Where’s value? Using VAT data to improve compliance

  • In India, the low Value Added Tax (VAT) compliance of firms has been a persistent problem in raising public revenue.
  • With the use of a large dataset – the universe of VAT transactions in the state of Delhi over the last five years — this project addressed the issue of Indian firms’ evasion of VAT.
  • Using the dataset, researchers evaluated the impact of an experimental policy that aimed to increase VAT compliance by increasing the obligatory paper trails that firms had to keep for reporting to the tax authority.
  • Researchers also developed a machine learning tool that identifies potentially ‘bogus’ firms, which audits should focus on.

The state’s ability to effectively tax its firms is central to a country’s economic development. Tax compliance by firms in India remains low. When it comes to Value Added Tax (VAT), Indian tax officials face the joint challenges of encouraging greater participation and accuracy in reporting by all registered firms, and identifying ‘bogus’ firms that submit fraudulent receipts for genuine ones.

In collaboration with the central tax authorities of the state of Delhi, researchers used a large-scale dataset – the universe of VAT statements in the state of Delhi from the past five years – to evaluate how tax particpation and revenue can be improved.

The dataset allowed an insight into the effects of a policy introduced in the state Delhi in 2012. Although VAT was introduced in Delhi in 2005, until 2012-13 firms were only required to file a single aggregated tax return (known as a consolidated return). The consolidated return did not contain enough information to verify buyer reports and seller reports – this would have to be done through an audit.

In 2012, tax authorities in Delhi introduced a policy mandating firms to file detailed information about their transactions with other registered firms. With this new information, the tax authority could now relatively easily cross-check information provided by registered buyers with the information from corresponding registered sellers directly on its own servers without initiating a potentially costly audit. In case of a mismatch between buyer and seller reports, automatic notices are now sent out to both firms who are then required to amend their respective returns so that they are in agreement.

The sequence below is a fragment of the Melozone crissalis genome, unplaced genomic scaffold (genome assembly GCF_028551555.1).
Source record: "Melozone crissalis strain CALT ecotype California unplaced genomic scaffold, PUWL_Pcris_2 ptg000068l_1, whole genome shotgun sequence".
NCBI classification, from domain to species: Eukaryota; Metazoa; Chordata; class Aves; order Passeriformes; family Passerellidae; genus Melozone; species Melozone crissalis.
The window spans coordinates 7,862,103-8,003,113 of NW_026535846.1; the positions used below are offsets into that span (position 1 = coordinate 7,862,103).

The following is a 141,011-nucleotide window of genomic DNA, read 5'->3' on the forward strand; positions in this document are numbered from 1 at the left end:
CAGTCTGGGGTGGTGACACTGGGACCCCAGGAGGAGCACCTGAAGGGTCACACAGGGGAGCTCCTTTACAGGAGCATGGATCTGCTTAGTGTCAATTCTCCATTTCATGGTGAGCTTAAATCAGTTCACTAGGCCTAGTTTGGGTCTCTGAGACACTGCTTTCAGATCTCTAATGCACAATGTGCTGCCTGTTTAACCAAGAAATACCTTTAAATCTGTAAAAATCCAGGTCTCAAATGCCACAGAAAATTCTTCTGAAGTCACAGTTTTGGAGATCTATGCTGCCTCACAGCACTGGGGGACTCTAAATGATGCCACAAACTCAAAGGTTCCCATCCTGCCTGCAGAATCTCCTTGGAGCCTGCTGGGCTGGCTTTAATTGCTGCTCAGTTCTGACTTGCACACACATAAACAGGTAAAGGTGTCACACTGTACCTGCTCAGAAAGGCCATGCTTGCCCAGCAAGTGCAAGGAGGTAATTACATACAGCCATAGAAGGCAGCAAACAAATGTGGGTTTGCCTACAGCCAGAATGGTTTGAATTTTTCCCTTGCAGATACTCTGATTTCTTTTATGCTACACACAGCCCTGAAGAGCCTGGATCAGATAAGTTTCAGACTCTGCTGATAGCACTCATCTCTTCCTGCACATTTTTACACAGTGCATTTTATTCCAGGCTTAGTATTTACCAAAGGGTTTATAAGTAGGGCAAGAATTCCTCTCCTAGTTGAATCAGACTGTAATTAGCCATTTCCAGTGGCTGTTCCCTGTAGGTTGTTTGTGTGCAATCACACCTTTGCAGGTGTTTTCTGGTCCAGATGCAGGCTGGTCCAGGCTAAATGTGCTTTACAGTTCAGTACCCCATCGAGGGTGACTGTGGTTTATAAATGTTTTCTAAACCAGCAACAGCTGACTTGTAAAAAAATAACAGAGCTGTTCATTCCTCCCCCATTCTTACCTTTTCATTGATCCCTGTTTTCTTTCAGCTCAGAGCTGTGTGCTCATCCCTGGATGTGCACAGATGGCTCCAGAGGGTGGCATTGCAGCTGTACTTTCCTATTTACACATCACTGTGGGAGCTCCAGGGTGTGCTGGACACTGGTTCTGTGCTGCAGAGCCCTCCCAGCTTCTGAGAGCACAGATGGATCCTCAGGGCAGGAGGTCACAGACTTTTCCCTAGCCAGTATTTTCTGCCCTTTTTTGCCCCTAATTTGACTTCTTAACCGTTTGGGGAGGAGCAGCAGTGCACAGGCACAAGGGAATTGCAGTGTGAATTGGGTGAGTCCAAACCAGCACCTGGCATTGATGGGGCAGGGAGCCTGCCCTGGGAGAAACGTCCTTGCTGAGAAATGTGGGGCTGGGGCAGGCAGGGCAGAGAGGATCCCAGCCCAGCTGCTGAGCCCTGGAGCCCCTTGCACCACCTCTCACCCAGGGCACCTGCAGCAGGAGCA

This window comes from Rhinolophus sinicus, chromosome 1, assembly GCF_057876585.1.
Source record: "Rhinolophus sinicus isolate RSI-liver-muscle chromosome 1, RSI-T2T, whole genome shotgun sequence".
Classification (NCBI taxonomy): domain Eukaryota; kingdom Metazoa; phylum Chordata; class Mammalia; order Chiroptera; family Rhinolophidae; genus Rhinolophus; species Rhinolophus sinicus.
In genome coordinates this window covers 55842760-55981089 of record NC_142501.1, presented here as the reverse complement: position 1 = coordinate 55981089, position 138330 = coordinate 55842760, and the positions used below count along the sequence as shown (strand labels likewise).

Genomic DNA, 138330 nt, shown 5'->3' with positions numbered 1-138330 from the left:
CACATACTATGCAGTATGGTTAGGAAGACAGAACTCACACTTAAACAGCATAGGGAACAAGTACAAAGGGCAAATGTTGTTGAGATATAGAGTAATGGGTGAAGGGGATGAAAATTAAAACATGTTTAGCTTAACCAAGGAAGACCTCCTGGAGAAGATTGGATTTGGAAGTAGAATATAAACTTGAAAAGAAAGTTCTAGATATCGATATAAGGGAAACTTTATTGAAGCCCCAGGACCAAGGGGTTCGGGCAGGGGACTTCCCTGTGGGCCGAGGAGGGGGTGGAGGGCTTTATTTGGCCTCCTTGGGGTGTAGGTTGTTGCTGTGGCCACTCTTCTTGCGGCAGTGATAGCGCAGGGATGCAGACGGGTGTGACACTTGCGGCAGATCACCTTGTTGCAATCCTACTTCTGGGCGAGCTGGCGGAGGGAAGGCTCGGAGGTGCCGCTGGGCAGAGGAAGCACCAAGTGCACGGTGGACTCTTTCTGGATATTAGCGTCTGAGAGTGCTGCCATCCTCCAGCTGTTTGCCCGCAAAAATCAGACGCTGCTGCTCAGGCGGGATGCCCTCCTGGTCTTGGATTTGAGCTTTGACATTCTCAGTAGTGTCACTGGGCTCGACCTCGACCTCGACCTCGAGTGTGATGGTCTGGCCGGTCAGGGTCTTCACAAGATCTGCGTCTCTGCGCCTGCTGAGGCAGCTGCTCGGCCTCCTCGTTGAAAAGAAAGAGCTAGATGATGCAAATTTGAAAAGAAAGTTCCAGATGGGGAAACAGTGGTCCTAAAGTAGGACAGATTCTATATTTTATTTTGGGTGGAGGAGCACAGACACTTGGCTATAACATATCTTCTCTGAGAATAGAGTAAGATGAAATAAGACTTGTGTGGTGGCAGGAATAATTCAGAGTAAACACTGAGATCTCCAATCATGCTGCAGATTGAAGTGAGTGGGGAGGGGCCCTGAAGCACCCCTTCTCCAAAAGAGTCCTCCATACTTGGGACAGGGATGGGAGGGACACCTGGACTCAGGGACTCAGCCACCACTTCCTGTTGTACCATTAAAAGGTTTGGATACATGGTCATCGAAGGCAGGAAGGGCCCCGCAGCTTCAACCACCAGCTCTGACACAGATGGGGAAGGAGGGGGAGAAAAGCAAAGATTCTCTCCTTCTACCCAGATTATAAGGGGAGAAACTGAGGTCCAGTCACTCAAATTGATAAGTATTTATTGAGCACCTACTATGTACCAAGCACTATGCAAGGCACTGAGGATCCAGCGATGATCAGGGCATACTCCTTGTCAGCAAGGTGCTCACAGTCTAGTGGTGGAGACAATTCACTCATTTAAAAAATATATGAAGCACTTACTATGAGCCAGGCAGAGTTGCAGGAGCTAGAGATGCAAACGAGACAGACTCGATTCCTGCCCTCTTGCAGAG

As expected, the policy led to a significant increase in tax collected from large wholesale firms who tend to trade with other tax registered firms, but not as much from retail firms who will tend to trade with unregistered firms and individuals.

As well as this policy evaluation, researchers also used machine learning techniques to develop a predictive algorithm that could identify ‘bogus’ firms based on a training data set with identified fraudulent firms. These firms were flagged for potential audit by tax authorities. Researchers trained local tax officials in using these machine learning techniques to further develop this approach.

Both the lessons of the policy and the newly developed machine learning techniques are now being utilised in Tamil Nadu as well.

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